Our Top Pick: Duxtop Whole Clad
Our guide is aimed at helping you find the best induction cookware set and give you a better understanding of how induction ready cookware and induction cooking works.
Let’s jump right in and have a look at what types of sets are available.
Induction Cookware Reviews
Top Pick: Duxtop Induction Cookware
The Duxtop Whole-Clad Tri-Ply set makes our top pick not only because it’s induction compatible but also because it’s made from high quality materials with a mid-range price tag.
- 18/10 Stainless Steel
- Riveted Steel Handles
- Oven Safe to 550 Degrees
- Drip Free Pouring Rims
10 Piece Set Includes
- 2x Frying Pans (8”, 10”)
- 1x Saute Pan with lid and Handle Helper (3qt)
- 3x Sauce Pan with lids (1.6qt, 3qt, 6.5qt)
When we mentioned high quality materials, we were referring to the 18/10 surgical stainless steel that is used to construct this set. The inner cooking surface is 18/10 and the outside is 18/0 which sandwiches an aluminum core in between them.
Not only does this help prevent corrosion, it conducts heat much better than lower grades without aluminum. Therefore you will need to cook with lower temperature settings to avoid burning food.
Being completely stainless steel on the outside means that they can go in the oven (up to 550F), be washed in the dishwasher, or used on other types of ranges like electric and gas.
Overall, we feel that this set will last a long time when taken care of and won’t need to be replaced as often as it’s nonstick counterparts.
Runner Up: Cooks Standard Multi-Ply Clad
The polished stainless steel on this set looks fantastic. Not only that but the Cooks Standard Multi-Ply set ticks off a few things that aren't commonly found with other cookware sets.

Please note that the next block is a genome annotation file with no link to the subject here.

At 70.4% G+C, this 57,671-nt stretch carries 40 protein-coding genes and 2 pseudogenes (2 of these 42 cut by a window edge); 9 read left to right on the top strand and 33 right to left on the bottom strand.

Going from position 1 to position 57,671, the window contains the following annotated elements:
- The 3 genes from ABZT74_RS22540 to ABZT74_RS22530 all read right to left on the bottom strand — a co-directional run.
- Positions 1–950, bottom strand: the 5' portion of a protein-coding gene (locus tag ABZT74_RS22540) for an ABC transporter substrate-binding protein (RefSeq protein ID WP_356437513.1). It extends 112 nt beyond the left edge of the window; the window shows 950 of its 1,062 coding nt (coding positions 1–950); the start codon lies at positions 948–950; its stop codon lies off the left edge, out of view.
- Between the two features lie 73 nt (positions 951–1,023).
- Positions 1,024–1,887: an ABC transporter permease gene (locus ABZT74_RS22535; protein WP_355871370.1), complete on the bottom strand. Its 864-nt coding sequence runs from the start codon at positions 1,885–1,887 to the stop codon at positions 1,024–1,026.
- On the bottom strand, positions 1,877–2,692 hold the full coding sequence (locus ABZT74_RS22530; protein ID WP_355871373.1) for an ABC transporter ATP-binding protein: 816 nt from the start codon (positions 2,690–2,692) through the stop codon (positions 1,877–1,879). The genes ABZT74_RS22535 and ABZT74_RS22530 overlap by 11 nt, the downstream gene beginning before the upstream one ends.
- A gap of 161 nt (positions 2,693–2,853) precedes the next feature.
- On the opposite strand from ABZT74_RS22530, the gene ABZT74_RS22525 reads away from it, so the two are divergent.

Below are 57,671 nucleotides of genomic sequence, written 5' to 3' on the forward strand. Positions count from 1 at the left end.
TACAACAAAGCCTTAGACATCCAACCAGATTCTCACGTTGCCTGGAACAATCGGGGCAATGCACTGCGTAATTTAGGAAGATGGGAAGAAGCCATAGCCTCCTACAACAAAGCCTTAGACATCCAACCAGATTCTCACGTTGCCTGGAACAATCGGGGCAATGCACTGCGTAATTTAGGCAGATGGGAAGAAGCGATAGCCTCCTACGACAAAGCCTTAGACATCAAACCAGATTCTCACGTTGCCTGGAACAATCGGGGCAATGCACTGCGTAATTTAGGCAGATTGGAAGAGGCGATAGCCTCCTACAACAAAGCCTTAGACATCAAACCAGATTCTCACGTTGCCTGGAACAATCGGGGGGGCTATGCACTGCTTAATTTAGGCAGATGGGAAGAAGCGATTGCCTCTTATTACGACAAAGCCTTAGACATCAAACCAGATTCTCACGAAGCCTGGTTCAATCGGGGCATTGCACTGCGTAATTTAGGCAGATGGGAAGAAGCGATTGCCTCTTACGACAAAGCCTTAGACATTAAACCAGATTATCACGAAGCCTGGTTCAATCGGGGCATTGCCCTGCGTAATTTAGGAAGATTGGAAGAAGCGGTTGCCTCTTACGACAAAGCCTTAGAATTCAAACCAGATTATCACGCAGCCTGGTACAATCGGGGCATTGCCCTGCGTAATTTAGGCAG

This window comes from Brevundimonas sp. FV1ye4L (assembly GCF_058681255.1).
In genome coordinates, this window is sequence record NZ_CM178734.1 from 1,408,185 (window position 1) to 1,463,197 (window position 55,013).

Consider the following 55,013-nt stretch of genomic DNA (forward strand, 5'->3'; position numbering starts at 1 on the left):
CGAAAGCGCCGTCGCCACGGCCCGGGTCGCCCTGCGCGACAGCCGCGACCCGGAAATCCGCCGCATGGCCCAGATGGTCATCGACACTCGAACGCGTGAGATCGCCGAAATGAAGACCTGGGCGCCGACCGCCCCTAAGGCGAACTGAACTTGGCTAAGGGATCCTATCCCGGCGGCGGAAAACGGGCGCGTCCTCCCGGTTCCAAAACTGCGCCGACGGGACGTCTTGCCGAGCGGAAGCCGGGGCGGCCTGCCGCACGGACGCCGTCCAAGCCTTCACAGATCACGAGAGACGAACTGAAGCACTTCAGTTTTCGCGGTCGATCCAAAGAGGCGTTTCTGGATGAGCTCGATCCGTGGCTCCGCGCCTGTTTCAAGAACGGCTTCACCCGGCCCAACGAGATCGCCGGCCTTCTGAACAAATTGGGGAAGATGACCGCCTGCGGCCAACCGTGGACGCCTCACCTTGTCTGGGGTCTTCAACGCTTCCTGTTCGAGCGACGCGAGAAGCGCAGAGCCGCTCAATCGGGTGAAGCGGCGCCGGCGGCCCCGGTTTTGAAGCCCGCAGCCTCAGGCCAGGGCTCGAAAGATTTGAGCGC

- 18/10 Stainless Steel
- Flared Rims for Pouring
- Steamer Insert
- 2x Frying Pans (8”, 10”)
- 2x 1.5 Quart Sauce Pans with Lids (1.5qt, 3qt)
- 1x Stock Pot with Lid (8qt)
- 1x Saute Pan with Lid (11”)
- 1x Steamer Insert with Lid (8”) (fits both sauce pans)
This set is pretty comparable to the Duxtop Whole Clad set. It has a durable 18/10 stainless cooking surface, oven safe up to broiler temperatures, the pots feature flared rims for pouring, and you can throw it in the dishwasher.
What really sets this set apart is the steamer insert. It's rare to find one of these in modern cookware sets. While we don't do a whole lot of steaming, we think it's the best way to cook a number of foods.
This set costs slightly more than the Duxtop set which is why it made runner up despite having a steamer insert.
If you’re looking a complete set that uses surgical grade stainless steel, check out the Cooks Standard Multi-Ply Cookware Set.
Best Budget: NuWave Induction Cookware
This set is offered by a company that specializes in induction technology. It's a small, basic set designed to get you started with induction cooking without decimating your bank account.
- Hard Anodized Aluminum Construction
- Non-Stick Cooking Surface
- Glass Lids
7 Piece Set Includes
- 1x Frying Pan (10.5”)
- 2x Sauce Pans with Lids (1.5qt, 2qt)
- 1x Stock Pot with Lid (5.5qt)
This is a nonstick cookware set, made from anodized aluminum. It's light, durable, and conducts heat well. The only downside with a nonstick coating is that it will eventually wear out with use.
Sets like this one might last for a year or two before the non-stick coating gives way, less if not taken care of according to the instructions.
The following video is geared towards the NuWave induction cooktop, but you can see a demonstration of their frying pan as well.
There aren't a lot of pieces that come with this set, making it good for people with smaller kitchens or those of us who just don't like clutter.